Now is the month of Maying, when merry lads are playing,
I have been inspired by May to write a blog post. I always pick hawthorn blossom to make herbal medicine for some of my clients and in doing it, I feel like summer is really beginning. It is usually the first day I can get out without a coat (still wellies though) and the sun is on my back as I work my way down our hedges. I have hedges that I pick for blossom and other hedges closer to the house for the berries. When we moved to our smallholding we planted many hedges and about 3,000 trees. By the time I get to the bottom of one hedge the sheep have usually spotted me and I get mobbed by woolly bodies and strong voices demanding better food than whatever it is they have at the moment. They complain that grass is not sufficient and they should still be having The Bucket of Treats. The sheep love the new hawthorn leaves which have unfortunate effects on their fleeces as they gorge on the lush freshness of it. I’m always glad shearing is close to prevent the fly-strike that follows mucky bums. Oh, the delights of sheep keeping.
Our new 2018 Shropshire hand dyed colours have been inspired by hedgerows. Becca has been brewing these colours since last year. The hawthorn features three times in our colours as it is such a staple of the hedge.
It is thought that “hawthorn” comes from the Old Germanic word “hægðorn” meaning hedge thorn. “Haw” was an Old English word for hedge. This shows the antiquity of our use of hawthorn as a hedging plant, indeed in the early Middle Ages people were obsessed with boundaries and barriers. I have shredded several petticoats on barbed wire, but I wouldn’t try my luck getting through a hawthorn hedge. When the early monastic scribes came to write Old English words, they found a gap in their alphabet for the sound “th”. They filled this with a “þ” plundered from the Norse Futhark. They changed thurs or thuriaz (a giant) to “thorn”. The Irish Tree alphabet Ogham ascribes the properties of fertility, happiness and protection to hawthorn or “huath”.
Hawthorn has long been associated with May and it has folk names of May and Maythen. Blossom festooned branches would be used in May celebrations and many a traveller has eaten “bread and cheese”, the folk name for hawthorn blossom and the name we gave to our natural white yarn. Bringing hawthorn into the house was considered unlucky except on May Day.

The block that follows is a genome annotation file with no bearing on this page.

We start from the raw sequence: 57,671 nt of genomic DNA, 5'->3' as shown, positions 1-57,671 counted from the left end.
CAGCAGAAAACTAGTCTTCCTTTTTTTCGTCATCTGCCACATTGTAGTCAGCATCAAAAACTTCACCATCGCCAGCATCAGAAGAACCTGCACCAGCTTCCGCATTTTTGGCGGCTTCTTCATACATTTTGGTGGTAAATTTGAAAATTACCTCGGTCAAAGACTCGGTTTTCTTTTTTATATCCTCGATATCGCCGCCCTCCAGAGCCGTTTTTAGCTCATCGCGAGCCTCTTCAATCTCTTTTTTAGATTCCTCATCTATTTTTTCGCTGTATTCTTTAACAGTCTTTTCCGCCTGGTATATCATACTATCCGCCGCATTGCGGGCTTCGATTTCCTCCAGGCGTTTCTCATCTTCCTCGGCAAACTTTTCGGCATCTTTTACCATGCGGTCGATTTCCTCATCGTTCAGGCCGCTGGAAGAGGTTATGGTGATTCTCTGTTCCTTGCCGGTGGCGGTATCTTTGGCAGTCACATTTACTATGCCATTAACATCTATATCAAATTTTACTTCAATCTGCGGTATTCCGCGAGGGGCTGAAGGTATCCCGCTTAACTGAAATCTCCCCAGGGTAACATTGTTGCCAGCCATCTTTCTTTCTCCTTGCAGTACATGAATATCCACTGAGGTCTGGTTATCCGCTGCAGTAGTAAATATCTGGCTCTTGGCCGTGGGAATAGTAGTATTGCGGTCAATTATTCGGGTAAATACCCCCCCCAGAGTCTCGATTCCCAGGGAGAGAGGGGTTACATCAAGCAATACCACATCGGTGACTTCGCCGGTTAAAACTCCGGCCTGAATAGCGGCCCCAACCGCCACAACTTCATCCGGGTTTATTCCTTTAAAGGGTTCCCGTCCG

“Quickthorn” refers to the speed at which the hedge grows. The greens within the leaves are astounding. Hedges are laid in late winter before growth starts. It always terrifies me after one of our hedges is laid that it won’t come back but inevitably they do. These hedges provide a strong stock-proof and home-providing barrier. A well-laid hedge is a thing of beauty.
Hawthorn has so many legends and myths attached to it; the crown of thorns that Jesus wore, Joseph of Arimathea planting the thorn at Glastonbury and Henry VII taking it as an emblem. It was believed to give protection against witches. It is said to be governed by Mars and to help people who find it difficult to give or receive love. It will also help heal a broken heart. In medicine, it helps to regulate heart contractions, blood pressure and flow.
Our bright red colour has been named “Hagthorn”. While this may be a corruption of the older hægðorn, I like to think of it as a reference to the hags, crones, cunning women and healers who have used the berries to heal physical and psychological problems of the heart. The berries arrive in autumn and outlive the presence of the leaves, bringing colour to the beginning of winter.